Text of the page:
Eight months pregnant, Yumi called the emergency room in Kashiwa, Chiba Prefecture (40 km from Tokyo) after bling on the 17th. An ambulance answered the call but could not find a hospital in time. She was forced to give birth at home, but the premature baby could not resist.
In her thirties and diagnosed with Covid-19, Yumi was not treated in a hospital because not all medical facilities in the region are allowed to admit pregnant women with this disease or to perform Caesarean sections and isolate new ones. born linked to cases of the new coronavirus.
His case is one of more than 45,000 Japanese people with Covid who have been ordered to undergo treatment at home. After the Tokyo Olympics, which ended on August 8, Japan is experiencing a spike in infections driven by the delta variant, with severe cases on the rise and the medical system overloaded. This month, Prime Minister Yoshihide Suga ordered hospitals to admit only patients with very serious illnesses, who need intensive care and the use of life support.
“They say it is a treatment at home, but it is in fact an abandonment at home”, criticized the parliamentarian Yukio Edano, leader of the opposition, after the government formalized the directive.
Like Yumi, Yukie, in her forties, was unable to seek treatment in time in the capital. Diabetic and showing symptoms such as fever and cough, she was diagnosed on the 10th and ordered to be treated at home, along with her husband and son, who were also infected. Two days later, her condition worsened and she died.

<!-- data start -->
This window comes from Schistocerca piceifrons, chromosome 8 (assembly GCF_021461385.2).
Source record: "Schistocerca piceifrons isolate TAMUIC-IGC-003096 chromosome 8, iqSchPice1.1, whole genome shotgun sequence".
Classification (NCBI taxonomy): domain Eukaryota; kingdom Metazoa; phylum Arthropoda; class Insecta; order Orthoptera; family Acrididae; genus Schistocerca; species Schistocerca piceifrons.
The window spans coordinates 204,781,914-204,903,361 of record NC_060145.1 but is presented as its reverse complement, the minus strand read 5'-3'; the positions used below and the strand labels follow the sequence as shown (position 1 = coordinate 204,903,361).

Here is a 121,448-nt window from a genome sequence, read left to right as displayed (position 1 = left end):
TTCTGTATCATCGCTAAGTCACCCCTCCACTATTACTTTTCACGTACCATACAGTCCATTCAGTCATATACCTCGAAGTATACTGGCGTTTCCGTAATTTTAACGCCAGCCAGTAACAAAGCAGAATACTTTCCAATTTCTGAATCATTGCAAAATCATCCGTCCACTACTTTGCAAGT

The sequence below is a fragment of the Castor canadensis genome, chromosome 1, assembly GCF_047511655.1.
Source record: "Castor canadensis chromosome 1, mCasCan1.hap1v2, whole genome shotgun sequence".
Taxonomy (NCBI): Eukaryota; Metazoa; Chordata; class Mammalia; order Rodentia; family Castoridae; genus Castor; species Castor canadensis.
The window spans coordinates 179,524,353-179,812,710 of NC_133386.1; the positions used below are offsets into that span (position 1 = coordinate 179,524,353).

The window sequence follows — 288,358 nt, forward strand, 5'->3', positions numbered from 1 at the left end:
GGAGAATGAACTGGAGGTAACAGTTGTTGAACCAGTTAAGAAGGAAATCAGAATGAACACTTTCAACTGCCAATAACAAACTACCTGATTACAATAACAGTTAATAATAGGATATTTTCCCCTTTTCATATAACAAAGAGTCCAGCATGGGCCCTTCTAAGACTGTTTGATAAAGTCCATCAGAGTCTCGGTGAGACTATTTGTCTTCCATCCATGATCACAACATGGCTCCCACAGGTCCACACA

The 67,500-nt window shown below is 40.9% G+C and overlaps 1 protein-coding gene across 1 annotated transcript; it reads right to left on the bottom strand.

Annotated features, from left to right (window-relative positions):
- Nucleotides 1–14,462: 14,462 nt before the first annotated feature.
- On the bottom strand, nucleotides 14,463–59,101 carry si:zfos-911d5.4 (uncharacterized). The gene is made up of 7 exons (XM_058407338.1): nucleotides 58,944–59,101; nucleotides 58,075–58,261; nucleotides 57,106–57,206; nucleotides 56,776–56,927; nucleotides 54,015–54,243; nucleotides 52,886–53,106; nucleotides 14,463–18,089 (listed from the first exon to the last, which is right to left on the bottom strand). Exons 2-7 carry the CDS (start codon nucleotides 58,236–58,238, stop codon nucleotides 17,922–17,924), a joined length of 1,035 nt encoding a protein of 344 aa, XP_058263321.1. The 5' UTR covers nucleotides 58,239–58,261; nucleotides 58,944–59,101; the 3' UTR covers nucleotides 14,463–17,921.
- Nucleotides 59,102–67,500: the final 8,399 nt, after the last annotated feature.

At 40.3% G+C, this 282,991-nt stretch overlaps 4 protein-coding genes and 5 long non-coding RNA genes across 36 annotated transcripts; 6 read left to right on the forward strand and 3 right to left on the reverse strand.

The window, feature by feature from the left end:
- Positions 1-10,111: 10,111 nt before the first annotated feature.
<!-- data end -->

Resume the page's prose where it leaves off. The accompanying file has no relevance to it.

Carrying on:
Kenji, in his 50s, had to knock on the doors of more than 100 medical facilities in Tokyo to get a bed. He was recovering from Covid-19 at home, but had to be admitted because he couldn’t breathe – it took more than 5 hours for the ambulance to find a hospital capable of admitting him.
Yumi, Yukie and Kenji are fictitious names: the identity of the three has not been disclosed by authorities – NHK, a Japanese state-owned media company, has reported all three cases.
“The wings intended for the Covid-19 are almost entirely occupied [80%], mainly in the Tokyo metropolitan area, ”said Folha Haruka Sakamoto, researcher in the Department of Global Health Policy at the University of Tokyo.
There, about 60% of those who called the emergency room for help because of worsening symptoms during home treatment did not have access to hospitals. “It’s a serious situation.”
The Fire and Disaster Management Agency has started counting suspected Covid-19 cases picked up by ambulances and refused by at least four hospitals. In the last week of July, they were 991; in the first week of August, 1,387; in the following, 1679.
“The Olympics are over, so no one has to pretend all is well anymore,” Italian producer Cesare Polenghi, from an agency that promotes football in Asia, said on a Facebook discussion forum on the pandemic in Japan.
This week, however, marks the start of the Paralympic Games, the opening of which is scheduled for Tuesday (24). In the capital, the situation was qualified as a calamity by the expert panel of the local Ministry of Health. On the 18th, 27 of Japan’s 47 provinces recorded record cases; 13 of them are in a state of emergency until September 12.